Proprioception is necessary for a soft robot: Only if it knows its current shape and configuration in three dimensions will it properly interact with its environment.
Typically, gathering proprioception information for a robot (giving the machine a sense of the relative position of its own articulated parts) is done through active three-degree-of-freedom mechanisms combined with closed-loop control. For soft robotics, the trend in literature it to embed strain and pressure sensors along neutral bending axes of a limb to detect its curvature and touch events.
But this approach results in discrete pressure and bending data at certain points and along certain axes, which according to researchers from Cornell University limits the information that they can give about a robot’s configuration. Of course, more data points can be gathered by integrating more sensors, but this increases system complexity.
In a paper titled “Soft optoelectronic sensory foams with proprioception” published in the Science Robotics journal, the researchers opted to remove all forms of discrete pressure and strain sensors and instead embedded an array of flexible optical fibres in the base layer of an elastomeric foam robotic limb (about the size of a finger for their experiments).
Each optical fibre terminated to exit the base layer and illuminate the bulk of the foam internally. In the research setup, the fibres not only both illuminated the foam, they were used to detect the diffuse reflected light within the limb (through a beam splitter and camera external to the limb).
First, the researchers bent and twisted the foam to known angles and recorded the intensity of the diffuse reflected light leaving each fibre. Then by applying machine learning techniques to the data, they were able to produce models to predict the foam’s deformation state from the internally reflected light.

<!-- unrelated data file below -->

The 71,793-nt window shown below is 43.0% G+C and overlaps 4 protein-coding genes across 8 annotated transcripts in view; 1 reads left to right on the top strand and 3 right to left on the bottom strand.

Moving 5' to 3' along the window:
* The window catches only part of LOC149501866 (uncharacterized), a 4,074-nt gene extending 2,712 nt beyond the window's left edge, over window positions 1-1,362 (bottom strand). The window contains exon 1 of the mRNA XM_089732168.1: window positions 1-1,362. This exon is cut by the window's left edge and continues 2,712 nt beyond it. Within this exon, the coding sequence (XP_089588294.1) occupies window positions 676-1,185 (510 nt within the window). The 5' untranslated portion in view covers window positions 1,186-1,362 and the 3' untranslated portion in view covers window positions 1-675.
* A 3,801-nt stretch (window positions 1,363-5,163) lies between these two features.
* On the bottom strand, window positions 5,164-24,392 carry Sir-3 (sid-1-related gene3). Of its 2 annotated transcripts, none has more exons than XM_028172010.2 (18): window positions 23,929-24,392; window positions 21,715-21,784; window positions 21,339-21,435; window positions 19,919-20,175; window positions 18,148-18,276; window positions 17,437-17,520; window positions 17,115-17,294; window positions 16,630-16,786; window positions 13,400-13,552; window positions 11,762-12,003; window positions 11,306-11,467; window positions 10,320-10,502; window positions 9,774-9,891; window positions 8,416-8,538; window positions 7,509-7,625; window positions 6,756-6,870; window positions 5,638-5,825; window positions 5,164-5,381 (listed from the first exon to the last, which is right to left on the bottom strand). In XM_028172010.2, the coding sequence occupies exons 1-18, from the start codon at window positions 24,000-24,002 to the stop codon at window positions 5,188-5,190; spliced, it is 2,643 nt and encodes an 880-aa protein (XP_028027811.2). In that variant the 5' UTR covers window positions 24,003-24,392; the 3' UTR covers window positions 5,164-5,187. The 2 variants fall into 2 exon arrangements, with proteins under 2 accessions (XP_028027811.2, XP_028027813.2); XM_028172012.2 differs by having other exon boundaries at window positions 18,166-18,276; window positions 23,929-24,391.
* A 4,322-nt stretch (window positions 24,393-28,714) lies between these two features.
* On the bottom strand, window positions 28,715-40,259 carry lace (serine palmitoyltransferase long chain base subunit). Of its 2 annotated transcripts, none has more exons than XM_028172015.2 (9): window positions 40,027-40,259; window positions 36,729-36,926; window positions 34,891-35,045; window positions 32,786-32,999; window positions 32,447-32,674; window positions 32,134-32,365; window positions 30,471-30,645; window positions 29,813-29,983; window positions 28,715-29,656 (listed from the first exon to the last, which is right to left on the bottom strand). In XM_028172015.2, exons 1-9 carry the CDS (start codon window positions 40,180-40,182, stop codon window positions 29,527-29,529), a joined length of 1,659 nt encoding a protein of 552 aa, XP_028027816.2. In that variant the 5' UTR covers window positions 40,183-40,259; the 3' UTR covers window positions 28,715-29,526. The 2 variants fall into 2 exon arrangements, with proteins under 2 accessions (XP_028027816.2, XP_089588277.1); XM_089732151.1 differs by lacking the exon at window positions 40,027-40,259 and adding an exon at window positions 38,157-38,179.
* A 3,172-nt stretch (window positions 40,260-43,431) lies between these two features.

Using machine learning instead of deriving a theoretical model proved much simpler, and the results were impressive. In their experiments, real-time diffuse reflected light data could be interpreted by AI algorithms to tell whether the foam was twisted clockwise, twisted counter-clockwise, bent up, or bent down. The model was able to predict the type of deformation with 100% accuracy and the magnitude of the deformation with a mean absolute error of 0.06°.
This is to be compared with our own biological proprioceptive capabilities. The article cites studies reporting that wrist, finger, and elbow joint angle absolute errors lie between 1° and 12°, with the proprioception of the proximal interphalangeal joint angle limited to between 4° and 9°. For a human index finger (about 80mm in length), these proprioception errors translate into a fingertip position error of 3 to 6mm. In comparison, the mean bend error reported for the soft robotic limb corresponded to an error of about 2mm in the position of the sensor’s movable end.
Although the external light measurement setup was too bulky for integration in a robot’s arm, the authors are confident that the large illuminator and camera with beam splitter could be replaced by light-emitting diodes and photodiodes, while the beam splitter setup could be miniaturized or removed if the number of embedded fibres were doubled.
Here, machine learning shows it could simply sort out a soft robot’s proprioception for reliable 3D control and response to an external stimuli.
Cornell University – www.cornell.edu